Armagh is a special place, not only to those who live here but to visitors who come to enjoy this beautiful ancient city with its friendly people. It’s not until you leave Armagh that you realise how truly special it is. I think about John O Connor on his travels in hot dusty Australia and wonder, was he homesick for Armagh, did he crave the tang of a Bramley apple and the spice of our humour?

As I read “Come Day Go Day ” sitting in the heat of a Californian drought, O Connor’s words brought old Armagh to me. I heard the noise of water tumbling on the umbrella when he wrote, “… the rain drummed against it like a flurry of pebbles.”  I took delight in his description of how “The afternoon sunshine fell upon the clean dry road…”

At the time, I was already mentally packing up my life abroad – the tug of home, held at bay for a good half dozen years, had finally gained traction. But what would happen to my writing? When I’d last lived here, I’d been a biology teacher – now I was returning as a writer – sure, it was like I was a totally different person.
I’d only been settled back in Armagh for a month when I attended my first John O Connor Writing School Literary festival last year. This cultural feast served portions of literature, platters of poetry and servings of song – all seasoned with plenty of craic!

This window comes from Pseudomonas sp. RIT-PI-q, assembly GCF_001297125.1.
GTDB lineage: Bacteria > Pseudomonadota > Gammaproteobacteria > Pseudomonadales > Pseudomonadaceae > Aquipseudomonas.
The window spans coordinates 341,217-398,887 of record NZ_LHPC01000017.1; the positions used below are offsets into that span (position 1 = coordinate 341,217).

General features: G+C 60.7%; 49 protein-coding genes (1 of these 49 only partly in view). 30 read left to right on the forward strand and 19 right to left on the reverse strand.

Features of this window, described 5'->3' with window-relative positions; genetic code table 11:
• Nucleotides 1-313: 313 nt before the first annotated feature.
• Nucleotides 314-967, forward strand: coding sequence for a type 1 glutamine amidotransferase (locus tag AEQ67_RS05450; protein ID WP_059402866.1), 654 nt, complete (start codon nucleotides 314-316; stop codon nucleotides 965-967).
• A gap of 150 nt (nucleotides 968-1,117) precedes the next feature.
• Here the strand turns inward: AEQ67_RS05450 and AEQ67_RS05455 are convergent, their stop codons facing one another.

Writers need community. You sit in a room all day by yourself, even worse – you hang out in your own head for hours at a time. The John O Connor festival is a place to meet and connect with other writers, to practice your craft and to share ideas and resources. That’s where I first heard about ‘Women Aloud NI’ whose aim is to raise the profile of women writing the North. I joined and as a result, have had many opportunities to showcase my writing.

After the 2017 festival, I wanted to keep that sense of belonging, of community amongst writers alive and promote Armagh as a place where writing happens. That’s why I started the Facebook Page and group – Armagh Writers – a group for writers who are from or who live in Armagh.

I also volunteered on the John O Connor Writing School board and have been in the role of secretary since January.

To draw writers to and to provide a platform for writers in Armagh, another Armagh writer, Réamonn Ó Ciaráin and I started Flash Fiction Armagh. We’ve been included in the Food and Cider Festival at the end of this month as Flash Fiction in the Orchard and are collaborating as part of The John O’Connor Lyrical Literary Lunchtime on Sunday 4th November.

Festivals like this one enable our communities to thrive, whether that be the writing community or the wider community. Everyone needs the arts. Humanity needs language, in all its forms, to communicate and express our thoughts and feelings to each other so we may recognize ourselves in others, rejoice in our similarities and learn from our differences. And this is where the John O Connor Writing School Literary Festival plays a pivotal role in our city – for it represents the things that make Armagh great – namely, culture, creativity and community. 

Be sure to book your tickets ASAP to avoid disappointment. It’s a brilliant weekend. For a reminder of how last years festival went click here.

Byddi Lee